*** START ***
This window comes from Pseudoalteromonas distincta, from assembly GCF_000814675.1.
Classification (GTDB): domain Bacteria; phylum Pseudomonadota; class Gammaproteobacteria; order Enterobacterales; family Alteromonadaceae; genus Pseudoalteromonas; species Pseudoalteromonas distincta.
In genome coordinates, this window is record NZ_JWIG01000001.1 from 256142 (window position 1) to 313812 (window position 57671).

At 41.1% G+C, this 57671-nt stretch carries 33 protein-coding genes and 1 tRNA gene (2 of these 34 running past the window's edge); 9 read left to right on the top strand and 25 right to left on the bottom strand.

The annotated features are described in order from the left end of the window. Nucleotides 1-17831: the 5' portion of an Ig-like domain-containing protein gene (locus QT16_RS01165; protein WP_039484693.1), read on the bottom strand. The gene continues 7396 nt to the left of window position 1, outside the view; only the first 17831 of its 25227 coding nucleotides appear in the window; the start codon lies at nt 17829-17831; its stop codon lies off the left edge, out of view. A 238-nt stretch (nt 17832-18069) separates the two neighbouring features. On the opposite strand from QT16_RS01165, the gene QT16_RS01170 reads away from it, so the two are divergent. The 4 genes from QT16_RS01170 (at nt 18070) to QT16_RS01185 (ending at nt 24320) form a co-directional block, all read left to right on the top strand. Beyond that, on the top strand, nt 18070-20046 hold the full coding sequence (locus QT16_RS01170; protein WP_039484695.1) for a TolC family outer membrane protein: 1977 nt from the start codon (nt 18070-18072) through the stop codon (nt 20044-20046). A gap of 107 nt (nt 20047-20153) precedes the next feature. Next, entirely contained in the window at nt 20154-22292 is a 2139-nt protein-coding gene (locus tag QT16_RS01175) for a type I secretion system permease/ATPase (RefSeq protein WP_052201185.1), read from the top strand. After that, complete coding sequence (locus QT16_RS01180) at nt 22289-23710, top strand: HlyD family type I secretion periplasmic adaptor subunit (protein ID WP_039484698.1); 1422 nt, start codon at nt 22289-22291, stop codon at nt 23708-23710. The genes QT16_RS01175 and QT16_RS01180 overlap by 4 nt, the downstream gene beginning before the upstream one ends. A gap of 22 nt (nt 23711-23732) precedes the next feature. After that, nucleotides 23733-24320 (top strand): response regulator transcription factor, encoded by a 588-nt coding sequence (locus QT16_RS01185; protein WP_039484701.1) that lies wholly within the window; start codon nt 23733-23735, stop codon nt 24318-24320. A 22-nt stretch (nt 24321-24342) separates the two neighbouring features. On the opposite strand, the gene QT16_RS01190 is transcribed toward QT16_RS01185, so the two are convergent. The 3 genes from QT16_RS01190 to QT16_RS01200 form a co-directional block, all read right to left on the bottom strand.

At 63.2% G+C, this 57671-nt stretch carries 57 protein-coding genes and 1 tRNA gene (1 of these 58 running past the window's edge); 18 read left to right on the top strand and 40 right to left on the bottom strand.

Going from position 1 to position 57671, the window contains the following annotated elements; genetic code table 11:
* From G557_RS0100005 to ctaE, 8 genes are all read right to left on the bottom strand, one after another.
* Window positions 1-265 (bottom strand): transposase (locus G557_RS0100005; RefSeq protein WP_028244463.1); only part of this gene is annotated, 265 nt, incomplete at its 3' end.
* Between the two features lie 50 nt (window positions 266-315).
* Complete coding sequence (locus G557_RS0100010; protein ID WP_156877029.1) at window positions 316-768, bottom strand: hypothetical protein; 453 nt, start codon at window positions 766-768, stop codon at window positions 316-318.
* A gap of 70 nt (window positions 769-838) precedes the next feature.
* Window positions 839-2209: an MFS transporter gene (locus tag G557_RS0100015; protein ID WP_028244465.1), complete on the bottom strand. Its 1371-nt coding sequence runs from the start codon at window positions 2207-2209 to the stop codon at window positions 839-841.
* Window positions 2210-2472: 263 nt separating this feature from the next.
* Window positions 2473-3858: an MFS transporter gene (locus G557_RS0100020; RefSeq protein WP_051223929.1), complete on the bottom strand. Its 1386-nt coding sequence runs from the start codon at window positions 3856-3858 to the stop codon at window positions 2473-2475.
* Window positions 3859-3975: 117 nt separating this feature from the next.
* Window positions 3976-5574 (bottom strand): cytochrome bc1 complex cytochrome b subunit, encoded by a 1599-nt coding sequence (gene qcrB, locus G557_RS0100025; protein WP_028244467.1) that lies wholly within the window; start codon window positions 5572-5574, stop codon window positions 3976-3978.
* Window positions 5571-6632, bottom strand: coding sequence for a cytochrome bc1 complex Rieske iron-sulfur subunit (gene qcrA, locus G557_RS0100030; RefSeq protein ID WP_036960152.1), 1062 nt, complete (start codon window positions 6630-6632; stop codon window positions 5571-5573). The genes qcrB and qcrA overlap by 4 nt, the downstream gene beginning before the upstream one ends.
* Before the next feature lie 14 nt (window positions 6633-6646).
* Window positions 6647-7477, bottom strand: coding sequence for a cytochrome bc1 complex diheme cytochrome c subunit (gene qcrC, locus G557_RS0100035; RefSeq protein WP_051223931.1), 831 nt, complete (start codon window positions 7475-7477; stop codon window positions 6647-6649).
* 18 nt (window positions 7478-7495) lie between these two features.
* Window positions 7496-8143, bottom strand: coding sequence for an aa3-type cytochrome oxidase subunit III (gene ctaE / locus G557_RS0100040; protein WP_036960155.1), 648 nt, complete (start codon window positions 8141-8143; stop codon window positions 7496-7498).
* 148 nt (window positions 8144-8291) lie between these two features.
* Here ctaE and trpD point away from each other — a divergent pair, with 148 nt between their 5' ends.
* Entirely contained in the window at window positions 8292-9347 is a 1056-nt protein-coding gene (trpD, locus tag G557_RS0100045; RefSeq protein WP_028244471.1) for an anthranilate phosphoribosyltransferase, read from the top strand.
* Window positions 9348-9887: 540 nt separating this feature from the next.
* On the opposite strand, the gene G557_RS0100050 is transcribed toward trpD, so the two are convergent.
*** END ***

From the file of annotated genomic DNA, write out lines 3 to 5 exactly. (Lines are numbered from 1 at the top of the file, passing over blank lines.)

In genome coordinates, this window is record NZ_JWIG01000001.1 from 256142 (window position 1) to 313812 (window position 57671).

At 41.1% G+C, this 57671-nt stretch carries 33 protein-coding genes and 1 tRNA gene (2 of these 34 running past the window's edge); 9 read left to right on the top strand and 25 right to left on the bottom strand.

The annotated features are described in order from the left end of the window. Nucleotides 1-17831: the 5' portion of an Ig-like domain-containing protein gene (locus QT16_RS01165; protein WP_039484693.1), read on the bottom strand. The gene continues 7396 nt to the left of window position 1, outside the view; only the first 17831 of its 25227 coding nucleotides appear in the window; the start codon lies at nt 17829-17831; its stop codon lies off the left edge, out of view. A 238-nt stretch (nt 17832-18069) separates the two neighbouring features. On the opposite strand from QT16_RS01165, the gene QT16_RS01170 reads away from it, so the two are divergent. The 4 genes from QT16_RS01170 (at nt 18070) to QT16_RS01185 (ending at nt 24320) form a co-directional block, all read left to right on the top strand. Beyond that, on the top strand, nt 18070-20046 hold the full coding sequence (locus QT16_RS01170; protein WP_039484695.1) for a TolC family outer membrane protein: 1977 nt from the start codon (nt 18070-18072) through the stop codon (nt 20044-20046). A gap of 107 nt (nt 20047-20153) precedes the next feature. Next, entirely contained in the window at nt 20154-22292 is a 2139-nt protein-coding gene (locus tag QT16_RS01175) for a type I secretion system permease/ATPase (RefSeq protein WP_052201185.1), read from the top strand. After that, complete coding sequence (locus QT16_RS01180) at nt 22289-23710, top strand: HlyD family type I secretion periplasmic adaptor subunit (protein ID WP_039484698.1); 1422 nt, start codon at nt 22289-22291, stop codon at nt 23708-23710. The genes QT16_RS01175 and QT16_RS01180 overlap by 4 nt, the downstream gene beginning before the upstream one ends. A gap of 22 nt (nt 23711-23732) precedes the next feature. After that, nucleotides 23733-24320 (top strand): response regulator transcription factor, encoded by a 588-nt coding sequence (locus QT16_RS01185; protein WP_039484701.1) that lies wholly within the window; start codon nt 23733-23735, stop codon nt 24318-24320. A 22-nt stretch (nt 24321-24342) separates the two neighbouring features. On the opposite strand, the gene QT16_RS01190 is transcribed toward QT16_RS01185, so the two are convergent. The 3 genes from QT16_RS01190 to QT16_RS01200 form a co-directional block, all read right to left on the bottom strand.